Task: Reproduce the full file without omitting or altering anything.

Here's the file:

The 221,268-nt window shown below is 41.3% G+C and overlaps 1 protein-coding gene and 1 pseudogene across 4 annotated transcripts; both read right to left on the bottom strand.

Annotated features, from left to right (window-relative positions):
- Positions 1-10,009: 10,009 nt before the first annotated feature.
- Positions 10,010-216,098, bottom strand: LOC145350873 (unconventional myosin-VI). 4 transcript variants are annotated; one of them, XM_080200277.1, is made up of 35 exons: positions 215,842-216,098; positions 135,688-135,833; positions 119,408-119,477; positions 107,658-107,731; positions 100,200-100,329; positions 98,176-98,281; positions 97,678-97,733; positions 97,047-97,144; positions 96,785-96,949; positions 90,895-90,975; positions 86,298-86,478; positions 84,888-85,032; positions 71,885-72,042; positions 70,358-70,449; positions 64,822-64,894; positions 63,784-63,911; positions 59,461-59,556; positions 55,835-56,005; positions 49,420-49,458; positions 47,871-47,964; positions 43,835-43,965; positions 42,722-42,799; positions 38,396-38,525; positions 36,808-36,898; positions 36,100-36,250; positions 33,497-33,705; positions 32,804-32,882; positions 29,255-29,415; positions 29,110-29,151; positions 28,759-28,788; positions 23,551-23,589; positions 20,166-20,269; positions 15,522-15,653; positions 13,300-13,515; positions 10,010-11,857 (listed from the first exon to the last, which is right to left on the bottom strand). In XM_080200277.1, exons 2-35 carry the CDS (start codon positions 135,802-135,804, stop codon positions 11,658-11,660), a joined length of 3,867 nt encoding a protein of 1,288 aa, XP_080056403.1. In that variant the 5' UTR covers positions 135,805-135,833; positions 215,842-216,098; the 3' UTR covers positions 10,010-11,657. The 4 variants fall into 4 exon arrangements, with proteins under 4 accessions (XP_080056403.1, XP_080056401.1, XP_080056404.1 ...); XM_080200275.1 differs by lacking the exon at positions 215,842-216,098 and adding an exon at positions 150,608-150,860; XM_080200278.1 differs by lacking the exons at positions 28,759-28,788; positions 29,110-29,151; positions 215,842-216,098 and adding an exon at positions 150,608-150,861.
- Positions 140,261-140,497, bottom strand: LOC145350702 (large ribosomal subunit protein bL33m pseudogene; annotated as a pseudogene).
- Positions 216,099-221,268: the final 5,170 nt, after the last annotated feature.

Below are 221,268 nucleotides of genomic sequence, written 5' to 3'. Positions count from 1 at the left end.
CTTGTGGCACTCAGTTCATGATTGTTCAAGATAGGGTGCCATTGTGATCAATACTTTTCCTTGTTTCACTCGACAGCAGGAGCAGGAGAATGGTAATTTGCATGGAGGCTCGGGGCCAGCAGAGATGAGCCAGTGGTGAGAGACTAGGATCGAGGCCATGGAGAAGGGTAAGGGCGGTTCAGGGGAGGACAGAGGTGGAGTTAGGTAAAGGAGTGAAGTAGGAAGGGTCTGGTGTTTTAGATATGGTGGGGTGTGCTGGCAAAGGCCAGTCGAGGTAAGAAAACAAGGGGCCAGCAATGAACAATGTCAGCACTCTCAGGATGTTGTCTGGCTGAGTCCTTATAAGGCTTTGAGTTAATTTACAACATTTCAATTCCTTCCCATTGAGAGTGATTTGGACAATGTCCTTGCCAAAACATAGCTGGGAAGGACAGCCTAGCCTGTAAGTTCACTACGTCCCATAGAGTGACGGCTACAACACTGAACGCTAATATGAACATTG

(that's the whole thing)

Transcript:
The 221,268-nt window shown below is 41.3% G+C and overlaps 1 protein-coding gene and 1 pseudogene across 4 annotated transcripts; both read right to left on the bottom strand.

Annotated features, from left to right (window-relative positions):
- Positions 1-10,009: 10,009 nt before the first annotated feature.
- Positions 10,010-216,098, bottom strand: LOC145350873 (unconventional myosin-VI). 4 transcript variants are annotated; one of them, XM_080200277.1, is made up of 35 exons: positions 215,842-216,098; positions 135,688-135,833; positions 119,408-119,477; positions 107,658-107,731; positions 100,200-100,329; positions 98,176-98,281; positions 97,678-97,733; positions 97,047-97,144; positions 96,785-96,949; positions 90,895-90,975; positions 86,298-86,478; positions 84,888-85,032; positions 71,885-72,042; positions 70,358-70,449; positions 64,822-64,894; positions 63,784-63,911; positions 59,461-59,556; positions 55,835-56,005; positions 49,420-49,458; positions 47,871-47,964; positions 43,835-43,965; positions 42,722-42,799; positions 38,396-38,525; positions 36,808-36,898; positions 36,100-36,250; positions 33,497-33,705; positions 32,804-32,882; positions 29,255-29,415; positions 29,110-29,151; positions 28,759-28,788; positions 23,551-23,589; positions 20,166-20,269; positions 15,522-15,653; positions 13,300-13,515; positions 10,010-11,857 (listed from the first exon to the last, which is right to left on the bottom strand). In XM_080200277.1, exons 2-35 carry the CDS (start codon positions 135,802-135,804, stop codon positions 11,658-11,660), a joined length of 3,867 nt encoding a protein of 1,288 aa, XP_080056403.1. In that variant the 5' UTR covers positions 135,805-135,833; positions 215,842-216,098; the 3' UTR covers positions 10,010-11,657. The 4 variants fall into 4 exon arrangements, with proteins under 4 accessions (XP_080056403.1, XP_080056401.1, XP_080056404.1 ...); XM_080200275.1 differs by lacking the exon at positions 215,842-216,098 and adding an exon at positions 150,608-150,860; XM_080200278.1 differs by lacking the exons at positions 28,759-28,788; positions 29,110-29,151; positions 215,842-216,098 and adding an exon at positions 150,608-150,861.
- Positions 140,261-140,497, bottom strand: LOC145350702 (large ribosomal subunit protein bL33m pseudogene; annotated as a pseudogene).
- Positions 216,099-221,268: the final 5,170 nt, after the last annotated feature.

Below are 221,268 nucleotides of genomic sequence, written 5' to 3'. Positions count from 1 at the left end.
CTTGTGGCACTCAGTTCATGATTGTTCAAGATAGGGTGCCATTGTGATCAATACTTTTCCTTGTTTCACTCGACAGCAGGAGCAGGAGAATGGTAATTTGCATGGAGGCTCGGGGCCAGCAGAGATGAGCCAGTGGTGAGAGACTAGGATCGAGGCCATGGAGAAGGGTAAGGGCGGTTCAGGGGAGGACAGAGGTGGAGTTAGGTAAAGGAGTGAAGTAGGAAGGGTCTGGTGTTTTAGATATGGTGGGGTGTGCTGGCAAAGGCCAGTCGAGGTAAGAAAACAAGGGGCCAGCAATGAACAATGTCAGCACTCTCAGGATGTTGTCTGGCTGAGTCCTTATAAGGCTTTGAGTTAATTTACAACATTTCAATTCCTTCCCATTGAGAGTGATTTGGACAATGTCCTTGCCAAAACATAGCTGGGAAGGACAGCCTAGCCTGTAAGTTCACTACGTCCCATAGAGTGACGGCTACAACACTGAACGCTAATATGAACATTG